It’s a course but not eLearning.

Self-paced courses are also not something you sit back and absorb. You likely click a lot for activities through software or perhaps drag stuff around the screen. Yes, you probably have to click next, even though that’s not interactivity. But it’s not something you passively experience leaning back in your chair watching video after video.

A self-paced course isn’t a passive learning activity. You shouldn’t be able to sit back and watch.

A self-paced course also doesn’t make an expert out of someone who takes it. Unless the topic is so simple and fine-tuned, it can be mastered in less than 30 minutes. Typically, a self-paced course has one primary goal related to the business or department. Within that, some objectives help people achieve the ultimate goal to help them perform their jobs better.

While a video isn’t a self-paced course, a self-paced course can include a video or a few. Sometimes, a video covering a single goal could be used in a course to teach one task while learning a more extensive skill. But the video itself is never a self-paced course. Or at least it shouldn’t be.

Now that you know what a self-paced course is and isn’t, I can cover a bit more about how long they should/n’t be.

How Long Should a Self-Paced Course Be?

As I said at the beginning of this post, no course should ever be more than 30 minutes. If your content requires a course to be longer than 30 minutes, then you’re not breaking up the content sufficiently. No matter how relevant the content is, it’s difficult for anyone to focus for more than 30 minutes when learning.

If the content needs more than 30 minutes, it should be broken up into topics that make up a curriculum. We can watch the Lord of the Rings for three hours, but a self-paced course is a different beast. Nobody has to concentrate and understand complex ideas for a movie. Yes, there can be complex storylines, but that’s still not comparable to learning; it’s entertainment. When you’re learning something, it’s necessary to concentrate and connect complex dots.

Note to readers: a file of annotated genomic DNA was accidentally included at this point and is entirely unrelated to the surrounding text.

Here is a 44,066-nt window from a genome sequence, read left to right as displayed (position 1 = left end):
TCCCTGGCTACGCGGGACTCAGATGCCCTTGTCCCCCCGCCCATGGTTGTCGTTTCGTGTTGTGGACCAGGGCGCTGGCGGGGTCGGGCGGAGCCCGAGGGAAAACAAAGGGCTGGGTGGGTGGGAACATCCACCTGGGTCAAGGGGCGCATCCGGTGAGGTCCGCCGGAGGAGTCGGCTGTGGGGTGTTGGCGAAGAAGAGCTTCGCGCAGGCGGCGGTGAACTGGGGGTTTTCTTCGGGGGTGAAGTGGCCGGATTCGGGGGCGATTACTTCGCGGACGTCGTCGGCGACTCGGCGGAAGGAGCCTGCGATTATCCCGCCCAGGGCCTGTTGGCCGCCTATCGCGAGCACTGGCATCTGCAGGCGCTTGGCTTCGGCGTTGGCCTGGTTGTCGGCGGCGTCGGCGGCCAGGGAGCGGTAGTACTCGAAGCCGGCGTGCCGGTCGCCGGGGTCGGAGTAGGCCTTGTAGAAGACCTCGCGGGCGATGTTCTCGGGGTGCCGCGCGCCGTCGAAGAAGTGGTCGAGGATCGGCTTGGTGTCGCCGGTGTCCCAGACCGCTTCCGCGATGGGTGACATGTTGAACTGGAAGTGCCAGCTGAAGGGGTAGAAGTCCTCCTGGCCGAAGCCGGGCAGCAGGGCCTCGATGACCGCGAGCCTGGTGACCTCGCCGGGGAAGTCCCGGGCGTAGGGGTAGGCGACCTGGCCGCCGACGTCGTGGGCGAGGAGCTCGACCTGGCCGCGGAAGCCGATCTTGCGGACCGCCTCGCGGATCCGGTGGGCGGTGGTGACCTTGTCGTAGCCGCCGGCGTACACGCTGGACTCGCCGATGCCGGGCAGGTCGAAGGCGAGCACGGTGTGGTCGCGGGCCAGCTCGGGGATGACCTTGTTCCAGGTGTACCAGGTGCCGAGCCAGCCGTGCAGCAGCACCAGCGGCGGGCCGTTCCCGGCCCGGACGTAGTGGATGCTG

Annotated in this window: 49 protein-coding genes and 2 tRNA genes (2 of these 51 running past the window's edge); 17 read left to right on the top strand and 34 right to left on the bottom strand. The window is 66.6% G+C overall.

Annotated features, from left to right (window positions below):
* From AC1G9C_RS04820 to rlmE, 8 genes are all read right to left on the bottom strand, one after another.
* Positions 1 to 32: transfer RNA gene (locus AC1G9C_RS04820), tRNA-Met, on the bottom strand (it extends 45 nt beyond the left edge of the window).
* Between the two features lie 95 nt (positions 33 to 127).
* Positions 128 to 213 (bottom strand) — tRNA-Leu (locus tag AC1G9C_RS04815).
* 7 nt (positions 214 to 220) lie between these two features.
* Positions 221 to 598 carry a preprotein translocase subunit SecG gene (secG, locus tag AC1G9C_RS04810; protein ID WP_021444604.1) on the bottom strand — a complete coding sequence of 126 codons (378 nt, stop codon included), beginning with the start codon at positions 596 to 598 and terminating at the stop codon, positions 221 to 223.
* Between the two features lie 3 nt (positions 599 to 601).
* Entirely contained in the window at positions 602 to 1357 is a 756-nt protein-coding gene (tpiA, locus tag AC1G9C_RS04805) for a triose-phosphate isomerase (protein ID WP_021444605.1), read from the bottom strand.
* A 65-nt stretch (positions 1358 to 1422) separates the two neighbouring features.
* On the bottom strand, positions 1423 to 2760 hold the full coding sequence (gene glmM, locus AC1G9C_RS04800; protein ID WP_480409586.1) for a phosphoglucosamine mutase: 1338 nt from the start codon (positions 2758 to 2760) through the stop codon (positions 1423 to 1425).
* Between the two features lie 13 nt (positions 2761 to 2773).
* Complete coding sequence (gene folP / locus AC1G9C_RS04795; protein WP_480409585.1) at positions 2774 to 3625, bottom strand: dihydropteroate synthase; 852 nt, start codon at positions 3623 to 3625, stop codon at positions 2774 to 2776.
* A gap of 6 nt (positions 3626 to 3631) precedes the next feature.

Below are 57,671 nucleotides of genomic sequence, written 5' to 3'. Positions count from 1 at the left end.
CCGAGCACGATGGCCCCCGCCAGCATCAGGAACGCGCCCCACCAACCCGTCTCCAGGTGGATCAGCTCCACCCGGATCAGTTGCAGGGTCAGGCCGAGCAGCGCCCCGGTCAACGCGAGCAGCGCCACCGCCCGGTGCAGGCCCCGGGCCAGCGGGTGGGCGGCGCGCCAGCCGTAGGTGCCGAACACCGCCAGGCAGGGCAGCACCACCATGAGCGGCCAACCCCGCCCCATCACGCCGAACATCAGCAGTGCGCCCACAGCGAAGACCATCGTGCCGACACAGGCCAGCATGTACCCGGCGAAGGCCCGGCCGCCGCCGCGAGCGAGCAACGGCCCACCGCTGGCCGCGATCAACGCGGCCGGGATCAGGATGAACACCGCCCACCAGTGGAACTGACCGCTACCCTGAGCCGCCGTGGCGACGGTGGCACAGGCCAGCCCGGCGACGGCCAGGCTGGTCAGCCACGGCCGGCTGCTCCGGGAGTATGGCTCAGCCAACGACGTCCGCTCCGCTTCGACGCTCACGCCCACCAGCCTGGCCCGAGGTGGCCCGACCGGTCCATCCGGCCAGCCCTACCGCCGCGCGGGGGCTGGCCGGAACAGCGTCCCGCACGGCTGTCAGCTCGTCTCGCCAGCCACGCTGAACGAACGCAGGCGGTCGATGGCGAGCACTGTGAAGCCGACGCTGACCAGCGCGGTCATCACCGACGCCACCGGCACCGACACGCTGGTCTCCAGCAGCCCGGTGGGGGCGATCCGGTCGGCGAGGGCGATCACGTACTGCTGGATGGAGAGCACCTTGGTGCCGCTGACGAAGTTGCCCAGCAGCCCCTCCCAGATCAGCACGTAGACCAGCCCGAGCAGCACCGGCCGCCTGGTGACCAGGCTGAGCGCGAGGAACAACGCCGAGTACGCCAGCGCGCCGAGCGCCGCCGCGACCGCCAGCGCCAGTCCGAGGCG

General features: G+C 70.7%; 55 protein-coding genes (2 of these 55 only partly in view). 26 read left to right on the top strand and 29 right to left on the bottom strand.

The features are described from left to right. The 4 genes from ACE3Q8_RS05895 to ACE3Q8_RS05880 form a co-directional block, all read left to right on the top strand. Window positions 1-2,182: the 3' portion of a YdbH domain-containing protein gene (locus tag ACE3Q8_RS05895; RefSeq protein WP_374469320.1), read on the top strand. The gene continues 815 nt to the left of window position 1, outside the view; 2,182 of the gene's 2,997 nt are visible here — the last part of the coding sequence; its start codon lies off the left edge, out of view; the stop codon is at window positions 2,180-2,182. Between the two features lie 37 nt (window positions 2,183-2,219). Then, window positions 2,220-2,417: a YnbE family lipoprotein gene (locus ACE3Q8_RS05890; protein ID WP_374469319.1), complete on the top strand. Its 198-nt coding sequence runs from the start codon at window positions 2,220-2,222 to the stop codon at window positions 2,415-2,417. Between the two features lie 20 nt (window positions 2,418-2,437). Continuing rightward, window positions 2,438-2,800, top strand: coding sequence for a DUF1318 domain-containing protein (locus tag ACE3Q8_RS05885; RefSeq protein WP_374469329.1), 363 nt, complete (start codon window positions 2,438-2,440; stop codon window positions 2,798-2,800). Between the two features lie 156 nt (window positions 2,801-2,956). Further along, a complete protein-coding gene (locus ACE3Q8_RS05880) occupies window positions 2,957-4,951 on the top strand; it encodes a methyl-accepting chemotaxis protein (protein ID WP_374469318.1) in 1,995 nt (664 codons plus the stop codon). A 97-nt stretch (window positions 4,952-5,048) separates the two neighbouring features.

The level of concentration and cognitive effort when learning something new cannot be compared to entertainment. At 30 minutes, our brain starts to tune out, and we forget; shortly after, we’re likely to experience train brain. Then there’s the fact that the more you try to pack in, the less effective anything is.

Like we always say, nothing is important if anything is important when learning.

No matter how smart someone is, there are limitations to how much working memory we have. As instructional designers, we always have to contend with cognitive load, which limits how much we can process at any given time. Information has to have time to sink in.

The self-paced course’s “goldilocks length” is 15-25 minutes, with a 15-20 minute goal.

While 30 minutes is the upper limit we recommend, that’s not the “goldilocks length” for a self-paced course. The ideal length is 15-25 minutes, with a goal of 15-20 minutes.

So, that means the main content and most important learning should happen within 20 minutes. However, there might be a short video introducing the content’s importance and WIFM (what’s in it for me), plus a little recap and additional resources at the end.

If you properly focus a self-paced course both in terms of content and performance objectives, it’s not a hard time to hit. Some of our training resources help with that focus for self-paced courses, especially the course outline template.

When you figure out the correct goal to focus on, it’s much easier also to focus the content to be shorter. It’s all about figuring out that one primary course goal and then breaking it into 1-5 performance objectives to meet that course goal. Then, make all the content map back to those objectives.

Easy, right?

Okay, it’s not easy, which is why we stake our whole value on creating more valuable and efficient training for company technology. It all boils down to what employees need to do.

If you still need to figure out how to shorten your self-paced courses, we have some tips for you!

Ways To Make a Self-Paced Course Shorter

If you’re having difficulty making your self-paced courses less than 20 minutes, these tips will help you achieve that goal easier. We could say it’s easy, but it’s not. It takes a long time to master the art of simplicity and content consolidation.

It’s impossible to take what you get from a subject matter expert (SME) and make it pretty. You’ll have too much content, and the self-paced course will be overwhelming. That’s not the SME’s fault, either. They are experts in their field and have way more knowledge than most people need to know.